I wonder how many millions of dollars are lost due to coding errors that have nothing to do with ICD-10 but everything to do with complex and confusing requirements and new rules. I’ve said this before: I don’t believe folks make mistakes intentionally, especially when it impacts reimbursement, but I think there is a lot of coding compliance confusion. And, in my humble opinion, it’s not the coders “fault” when errors are encountered.
I understand that payers need to change regulations to try and improve processes and compliance. But when they come up with radically different ways of coding the same services it can be enormously disruptive to the industry. I believe payers do not appreciate how difficult it is to change an ingrained behavior – AKA habit. Habit, according to Merriam-Webseter.com, is a “usual way of behaving: something that a person does often in a regular and repeated way.” Our brains become hardwired to repeat certain behaviors like eating a bowl of peach ice-cream every night during the summer or not feeling a dinner in a restaurant is complete without an espresso.
For coders, much of their day is built on habit. They are trained to repeat the same behaviors when reviewing records to assign codes – this is coding standardization. For coders, good habits are important for accuracy, so when a payer says, “As of January 1, 2014 we are going to change everything when coding observation” a lot of coding errors should be expected.
Let’s take a moment to look more closely at the fine print: Before January 1, 2014, coders assigned Emergency Department (ED) Evaluation and Management (E&M) codes to both the facility (hospital) and professional (provider) portion of the claim (if the hospital bills for its ED physicians and NPs). The CPT range for ED visits is 99281-99285 and has been for years (habit). In fact, auditors were trained to expect the same CPT code for both the facility and professional codes for ED services (habit).
With the increase in observation stays, CMS added an entirely new set of codes for provider ED visits for observation patients; the new range is 99217, 99218-99226 and 99234-99236. So, if observation is ordered, then coders are to assign the new 99218-99226 or 99234-99236 range and not the 99281-99285 range (broken habit). But this only applies to patients with observation orders – all other ED patients are to be coded in the 99281-99285 range (broken habit). The coding requirements get more complicated for observation since they are not only dependent on the key E&M elements but on time and admission/discharge date parameters as well.
Prior to 2014, the ED facility and professional services used the same E&M code range (habit) and the level assigned on the facility side usually mirrored the professional code. Now, when observation services are ordered for a Medicare patient, a 25 modifier must be appended to the faculty E&M code (only when the patient spends at least eight hours in observation) but not the professional code. And the code ranges must be completely different (broken habit).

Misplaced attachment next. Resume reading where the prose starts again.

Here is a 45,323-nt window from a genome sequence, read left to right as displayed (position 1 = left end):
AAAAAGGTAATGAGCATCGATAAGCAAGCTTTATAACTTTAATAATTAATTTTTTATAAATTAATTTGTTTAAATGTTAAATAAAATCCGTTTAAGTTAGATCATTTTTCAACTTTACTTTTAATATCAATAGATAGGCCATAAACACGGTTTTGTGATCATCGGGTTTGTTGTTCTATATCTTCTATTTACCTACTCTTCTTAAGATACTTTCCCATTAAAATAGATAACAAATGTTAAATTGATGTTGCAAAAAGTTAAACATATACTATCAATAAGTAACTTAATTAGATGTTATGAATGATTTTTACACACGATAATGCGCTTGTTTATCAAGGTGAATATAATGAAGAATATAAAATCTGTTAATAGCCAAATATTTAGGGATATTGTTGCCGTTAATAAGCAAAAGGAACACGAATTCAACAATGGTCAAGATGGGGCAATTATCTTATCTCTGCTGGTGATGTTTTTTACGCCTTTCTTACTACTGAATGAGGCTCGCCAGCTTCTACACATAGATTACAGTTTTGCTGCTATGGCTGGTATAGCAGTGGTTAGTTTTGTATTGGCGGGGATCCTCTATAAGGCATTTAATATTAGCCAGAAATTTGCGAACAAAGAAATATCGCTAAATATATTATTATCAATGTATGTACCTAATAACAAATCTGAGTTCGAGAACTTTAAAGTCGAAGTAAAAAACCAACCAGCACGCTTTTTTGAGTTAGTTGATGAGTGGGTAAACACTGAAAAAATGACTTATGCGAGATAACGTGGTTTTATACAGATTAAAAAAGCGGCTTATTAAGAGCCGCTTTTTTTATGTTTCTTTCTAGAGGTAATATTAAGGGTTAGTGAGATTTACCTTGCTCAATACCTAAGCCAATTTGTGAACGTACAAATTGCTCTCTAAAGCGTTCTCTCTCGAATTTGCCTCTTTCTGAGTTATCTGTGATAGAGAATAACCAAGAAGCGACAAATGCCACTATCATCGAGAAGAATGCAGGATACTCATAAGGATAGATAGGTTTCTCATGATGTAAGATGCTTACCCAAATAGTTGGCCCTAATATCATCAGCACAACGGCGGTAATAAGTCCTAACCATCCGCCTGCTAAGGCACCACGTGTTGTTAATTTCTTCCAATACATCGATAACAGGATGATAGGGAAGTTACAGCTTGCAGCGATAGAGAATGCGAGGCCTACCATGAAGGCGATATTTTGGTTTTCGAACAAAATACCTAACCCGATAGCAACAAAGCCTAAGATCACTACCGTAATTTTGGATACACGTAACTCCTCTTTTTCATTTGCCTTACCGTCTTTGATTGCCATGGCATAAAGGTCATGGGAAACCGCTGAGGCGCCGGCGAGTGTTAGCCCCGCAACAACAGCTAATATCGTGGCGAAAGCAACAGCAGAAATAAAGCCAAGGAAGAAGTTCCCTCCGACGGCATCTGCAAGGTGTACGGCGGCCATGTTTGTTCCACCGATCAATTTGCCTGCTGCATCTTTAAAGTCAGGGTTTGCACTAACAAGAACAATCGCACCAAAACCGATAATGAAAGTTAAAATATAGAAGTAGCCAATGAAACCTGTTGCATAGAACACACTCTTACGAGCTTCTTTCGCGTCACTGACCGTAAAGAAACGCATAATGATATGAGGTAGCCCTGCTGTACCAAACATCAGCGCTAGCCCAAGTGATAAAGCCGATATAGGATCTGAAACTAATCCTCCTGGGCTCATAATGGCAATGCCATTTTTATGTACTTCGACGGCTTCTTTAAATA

CMS added the observation facility G codes to represent the number of hours the patient stays in observation that must be reported along with the facility E&M code (plus the 25 modifier – but no modifier is required on the facility side if the G code is not reported – confused yet?). There is even a special G code for “direct admit to observation” when a patient is first seen in the provider’s office and that provider sends the patient to the ED for the purpose of observation services. In addition, there are many different rules that impact how to calculate “time” in order to assign the correct G code.
Now, coders have to look at electronic records and try to add up the amount of hours a patient was in the ED observation area in order to know which G code to use (new task and habit to form). And the records are none too friendly to work with. Each entry in the record is time stamped with the identification of the individual making the entry. But there really is no time clock that tracks the number of minutes – or hours – the patient actually spent in ED observation status (once the order is written versus the time the patient arrives in the ED). When a patient leaves the ED for diagnostic tests not accompanied by an RN, the clock stops and the time off floor cannot be used to calculate the time needed to assign the correct G code. Perhaps EMR vendors did not see the OPPS rule changes for 2014? If they had, I wonder why they didn’t modify their systems to assist coders in the new compliance requirements.
Due to the complexity and new rules, I am not at all surprised when coders assign the same ED CPT codes for both facility and professional services (habit), forget to add a 25 modifier (trying to learn a new habit), miscalculate time in ED OBS and assign a G code for observation to every case – even though it’s not clear which payers other than CMS require the code (trying to learn a new habit).
So, what can you do to improve compliance? First, forgive your coders; they are doing the best they can with dropping old habits and learning new ones. I suggest getting an “outside” auditor to take a look at some observation stays. They are trained to recognize issues quickly and are great educational resources to help your coders create new habits.
I don’t have enough space to talk about medical necessity in observation today – maybe next month.
Barbara Aubry is a regulatory analyst for 3M Health Information Systems.